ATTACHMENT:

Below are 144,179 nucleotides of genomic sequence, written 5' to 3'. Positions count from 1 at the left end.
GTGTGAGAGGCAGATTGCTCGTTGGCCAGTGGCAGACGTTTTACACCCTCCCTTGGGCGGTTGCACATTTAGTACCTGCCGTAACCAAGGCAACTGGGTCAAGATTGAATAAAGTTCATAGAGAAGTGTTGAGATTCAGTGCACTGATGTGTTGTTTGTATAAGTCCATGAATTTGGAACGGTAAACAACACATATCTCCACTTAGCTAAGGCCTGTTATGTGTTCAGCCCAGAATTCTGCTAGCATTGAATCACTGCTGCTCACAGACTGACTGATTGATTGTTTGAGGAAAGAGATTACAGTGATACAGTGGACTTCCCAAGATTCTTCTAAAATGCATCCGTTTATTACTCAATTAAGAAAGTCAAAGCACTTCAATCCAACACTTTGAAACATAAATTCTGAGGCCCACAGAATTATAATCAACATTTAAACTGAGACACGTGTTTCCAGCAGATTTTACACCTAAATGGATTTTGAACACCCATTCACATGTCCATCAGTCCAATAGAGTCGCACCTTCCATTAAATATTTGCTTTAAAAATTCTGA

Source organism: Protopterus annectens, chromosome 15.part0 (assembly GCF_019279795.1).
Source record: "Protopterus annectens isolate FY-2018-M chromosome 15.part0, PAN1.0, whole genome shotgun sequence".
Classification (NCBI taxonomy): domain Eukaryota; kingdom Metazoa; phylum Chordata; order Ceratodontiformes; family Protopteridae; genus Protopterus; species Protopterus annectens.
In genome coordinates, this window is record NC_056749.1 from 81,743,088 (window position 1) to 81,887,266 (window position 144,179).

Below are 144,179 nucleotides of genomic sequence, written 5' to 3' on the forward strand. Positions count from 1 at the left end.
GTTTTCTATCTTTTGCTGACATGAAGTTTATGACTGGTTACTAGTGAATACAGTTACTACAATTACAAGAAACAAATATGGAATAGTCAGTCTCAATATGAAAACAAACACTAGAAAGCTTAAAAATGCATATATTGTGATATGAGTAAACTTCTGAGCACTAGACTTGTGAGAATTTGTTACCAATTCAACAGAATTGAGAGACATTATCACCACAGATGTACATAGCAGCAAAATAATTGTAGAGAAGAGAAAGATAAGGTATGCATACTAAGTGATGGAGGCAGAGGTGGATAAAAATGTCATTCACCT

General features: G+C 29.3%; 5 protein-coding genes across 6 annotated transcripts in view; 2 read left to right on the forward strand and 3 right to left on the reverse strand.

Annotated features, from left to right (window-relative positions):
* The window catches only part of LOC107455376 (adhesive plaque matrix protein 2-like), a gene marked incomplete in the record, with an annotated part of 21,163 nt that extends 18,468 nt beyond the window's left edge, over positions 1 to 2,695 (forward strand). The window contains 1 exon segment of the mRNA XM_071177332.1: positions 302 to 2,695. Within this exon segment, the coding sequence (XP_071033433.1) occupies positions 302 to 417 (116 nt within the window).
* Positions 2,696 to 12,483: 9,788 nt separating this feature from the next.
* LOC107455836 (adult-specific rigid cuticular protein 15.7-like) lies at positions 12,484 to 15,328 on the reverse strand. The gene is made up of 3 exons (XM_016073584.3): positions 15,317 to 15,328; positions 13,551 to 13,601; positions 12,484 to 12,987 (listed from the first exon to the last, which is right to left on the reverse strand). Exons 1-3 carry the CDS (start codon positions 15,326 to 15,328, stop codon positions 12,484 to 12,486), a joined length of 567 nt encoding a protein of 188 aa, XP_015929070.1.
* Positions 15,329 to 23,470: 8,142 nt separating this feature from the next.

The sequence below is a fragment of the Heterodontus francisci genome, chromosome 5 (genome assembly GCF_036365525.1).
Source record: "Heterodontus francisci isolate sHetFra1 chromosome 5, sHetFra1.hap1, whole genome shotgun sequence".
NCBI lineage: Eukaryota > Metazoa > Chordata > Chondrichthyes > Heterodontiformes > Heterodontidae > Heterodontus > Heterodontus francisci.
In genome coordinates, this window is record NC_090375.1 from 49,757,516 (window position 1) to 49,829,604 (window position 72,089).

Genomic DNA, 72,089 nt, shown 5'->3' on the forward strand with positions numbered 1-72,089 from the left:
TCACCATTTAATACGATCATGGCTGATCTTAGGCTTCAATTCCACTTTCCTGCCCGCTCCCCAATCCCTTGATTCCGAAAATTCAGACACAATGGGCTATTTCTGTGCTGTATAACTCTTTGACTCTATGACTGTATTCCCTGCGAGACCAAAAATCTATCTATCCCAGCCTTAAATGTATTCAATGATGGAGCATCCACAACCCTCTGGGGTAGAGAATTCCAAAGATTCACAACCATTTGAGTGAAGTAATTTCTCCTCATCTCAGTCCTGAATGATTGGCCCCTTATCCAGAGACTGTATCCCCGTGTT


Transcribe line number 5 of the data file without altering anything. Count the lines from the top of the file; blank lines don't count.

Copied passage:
Classification (NCBI taxonomy): domain Eukaryota; kingdom Metazoa; phylum Chordata; order Ceratodontiformes; family Protopteridae; genus Protopterus; species Protopterus annectens.